Seeing Mars by Matt Colborn


Mars, the god of war, presides over a tumultuous year. Mars the planet had its closest approach to Earth on October 6th, coming into opposition on the 18th. Although fading at the time of writing, it remains a welcome sight in the evening sky. At its closest, Mars was only 38.57 million miles (62.07 million km) from Earth.

On the clearest autumn nights it almost seemed almost possible to reach out and touch the fiery red eye of light. The telescope revealed a hypnotic, blurry pinkish, marked disk. It’s quite something to think of the probes and rovers we’ve already sent there. The thought of human footprints on the planet is something else again.

A human colony on Mars is today the prime ambition of Elon Musk, who discussed his plans at the 67th International Astronautical Congress in Guadalajara, Mexico in September 2016. Musk wants to build a city on Mars that will function as a ‘backup drive’ for humanity. Other advocates like Bob Zubrin, the engineer who proposed the Mars Direct mission plan and founded the Mars society, sees settlement of the Red Planet as essential to fend off social, cultural and technological stagnation.[i]

From Dream to Landscape

The little boy in me completely sympathises with Musk and Zubrin’s ambitions. That little boy grew up in the 1980s, in the long wake of Apollo, watching the shuttle program and reading books like Arthur C. Clarke’s The Sands of Mars and Ray Bradbury’s The Martian Chronicles. Then, Mars was a playground of the imagination. I knew the old stories were factually inaccurate, and that the Viking landers had suppled a far bleaker vision. But that didn’t matter. A ‘double vision’ was possible, with fact and fantasy co-existing in the imagination.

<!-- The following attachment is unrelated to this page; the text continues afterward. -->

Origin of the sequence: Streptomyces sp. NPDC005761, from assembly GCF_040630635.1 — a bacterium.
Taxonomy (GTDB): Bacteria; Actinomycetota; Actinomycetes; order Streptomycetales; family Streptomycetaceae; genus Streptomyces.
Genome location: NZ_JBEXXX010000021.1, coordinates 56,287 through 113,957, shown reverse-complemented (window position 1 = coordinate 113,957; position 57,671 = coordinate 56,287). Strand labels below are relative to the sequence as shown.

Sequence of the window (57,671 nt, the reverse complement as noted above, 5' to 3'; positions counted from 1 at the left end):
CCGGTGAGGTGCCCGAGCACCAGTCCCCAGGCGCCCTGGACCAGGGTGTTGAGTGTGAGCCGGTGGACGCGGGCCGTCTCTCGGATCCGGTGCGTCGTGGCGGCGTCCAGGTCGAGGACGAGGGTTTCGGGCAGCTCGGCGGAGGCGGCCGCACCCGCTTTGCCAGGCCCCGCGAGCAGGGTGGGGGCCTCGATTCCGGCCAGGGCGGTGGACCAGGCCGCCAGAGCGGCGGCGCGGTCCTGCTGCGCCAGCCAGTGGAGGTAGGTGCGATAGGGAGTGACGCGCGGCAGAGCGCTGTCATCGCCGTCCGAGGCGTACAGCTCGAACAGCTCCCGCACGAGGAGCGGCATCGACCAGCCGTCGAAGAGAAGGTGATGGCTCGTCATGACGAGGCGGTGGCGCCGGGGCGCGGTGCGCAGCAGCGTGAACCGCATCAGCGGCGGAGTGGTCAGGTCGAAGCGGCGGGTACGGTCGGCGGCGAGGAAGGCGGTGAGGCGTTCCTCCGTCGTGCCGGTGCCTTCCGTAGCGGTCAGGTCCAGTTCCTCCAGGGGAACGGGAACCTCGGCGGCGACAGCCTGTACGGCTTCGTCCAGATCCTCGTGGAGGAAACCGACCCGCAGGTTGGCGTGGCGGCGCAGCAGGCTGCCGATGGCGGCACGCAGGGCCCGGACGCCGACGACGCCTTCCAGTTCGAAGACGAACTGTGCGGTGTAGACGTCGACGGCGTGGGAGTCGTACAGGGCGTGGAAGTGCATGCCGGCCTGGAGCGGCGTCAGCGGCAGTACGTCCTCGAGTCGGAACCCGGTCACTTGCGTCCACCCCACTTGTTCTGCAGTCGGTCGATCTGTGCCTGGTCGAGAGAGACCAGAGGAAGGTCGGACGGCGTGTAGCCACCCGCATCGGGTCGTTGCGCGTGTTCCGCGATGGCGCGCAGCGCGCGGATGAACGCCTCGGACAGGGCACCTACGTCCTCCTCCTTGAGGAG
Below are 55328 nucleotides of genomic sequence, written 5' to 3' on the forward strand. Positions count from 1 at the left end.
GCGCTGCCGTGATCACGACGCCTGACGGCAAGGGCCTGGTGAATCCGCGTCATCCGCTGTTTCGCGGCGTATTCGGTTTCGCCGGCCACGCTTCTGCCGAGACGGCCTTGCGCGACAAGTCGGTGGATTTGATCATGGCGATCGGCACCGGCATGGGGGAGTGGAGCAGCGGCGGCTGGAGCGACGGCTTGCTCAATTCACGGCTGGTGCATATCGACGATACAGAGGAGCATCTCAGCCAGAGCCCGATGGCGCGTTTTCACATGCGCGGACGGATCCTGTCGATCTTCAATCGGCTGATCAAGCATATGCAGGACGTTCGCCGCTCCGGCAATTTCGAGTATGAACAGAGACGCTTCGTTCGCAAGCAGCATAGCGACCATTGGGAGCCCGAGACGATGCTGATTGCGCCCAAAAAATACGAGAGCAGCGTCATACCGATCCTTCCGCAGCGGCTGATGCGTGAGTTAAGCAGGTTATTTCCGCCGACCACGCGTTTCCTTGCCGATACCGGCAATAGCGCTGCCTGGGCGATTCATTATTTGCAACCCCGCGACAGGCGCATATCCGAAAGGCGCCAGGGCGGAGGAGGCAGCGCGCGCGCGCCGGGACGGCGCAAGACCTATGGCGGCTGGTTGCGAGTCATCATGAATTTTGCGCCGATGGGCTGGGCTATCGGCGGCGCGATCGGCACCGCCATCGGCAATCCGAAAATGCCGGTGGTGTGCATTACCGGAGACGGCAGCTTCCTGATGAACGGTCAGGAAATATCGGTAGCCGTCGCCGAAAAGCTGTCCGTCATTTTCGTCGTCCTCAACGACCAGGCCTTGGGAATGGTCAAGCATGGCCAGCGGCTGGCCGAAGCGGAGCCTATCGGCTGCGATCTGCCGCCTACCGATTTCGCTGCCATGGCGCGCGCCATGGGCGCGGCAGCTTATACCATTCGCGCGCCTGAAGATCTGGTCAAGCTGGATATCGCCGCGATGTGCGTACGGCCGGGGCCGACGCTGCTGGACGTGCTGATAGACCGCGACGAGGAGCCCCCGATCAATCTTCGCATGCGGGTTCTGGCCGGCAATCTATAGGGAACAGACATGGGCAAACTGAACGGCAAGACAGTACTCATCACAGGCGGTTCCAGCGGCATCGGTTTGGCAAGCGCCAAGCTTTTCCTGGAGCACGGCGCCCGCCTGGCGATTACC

Decades later, my outlook has evolved. A significant trigger for this shift is the flotilla of uncrewed probes that has been sent to the Red Planet, starting with the NASA Pathfinder mission in 1997. These probes have revealed Mars in unprecedented, topographic detail. The significance of this mapping was brought home to me by the Natural History Museum’s Otherworlds exhibition in 2016. The exhibition presented large, back lit images from throughout the solar system. The surface of Mars was on display in high resolution. For the first time, I felt as if I was standing on an alien world.

The images have also prompted doubts about the space entrepreneurs’ logic. My problem is that Mars is essentially seen as a resource for the exclusive use of human advancement. This seems a terribly human-centred viewpoint. In conservation science a contrast is made between what are called the instrumental and intrinsic values of something.[ii] According to philosophy professor Ronald Sandler, the instrumental value is ‘the value that something has as a means to a desired or valued end (op. cit).’

Intrinsic values, he says, come in two stripes. The first is subjective intrinsic value, where something has intrinsic value if it is valued by human beings in itself, perhaps for its beauty or aesthetic worth. So when artists and writers project their fantasies on Mars, they’re giving it subjective intrinsic value. A more radical possibility is that something has an objective intrinsic value. According to Sandler:

objective intrinsic value is not humanly conferred. If something has objective intrinsic value, it has properties or features [that are valuable] independent of anyone’s attitudes or judgments (op. cit).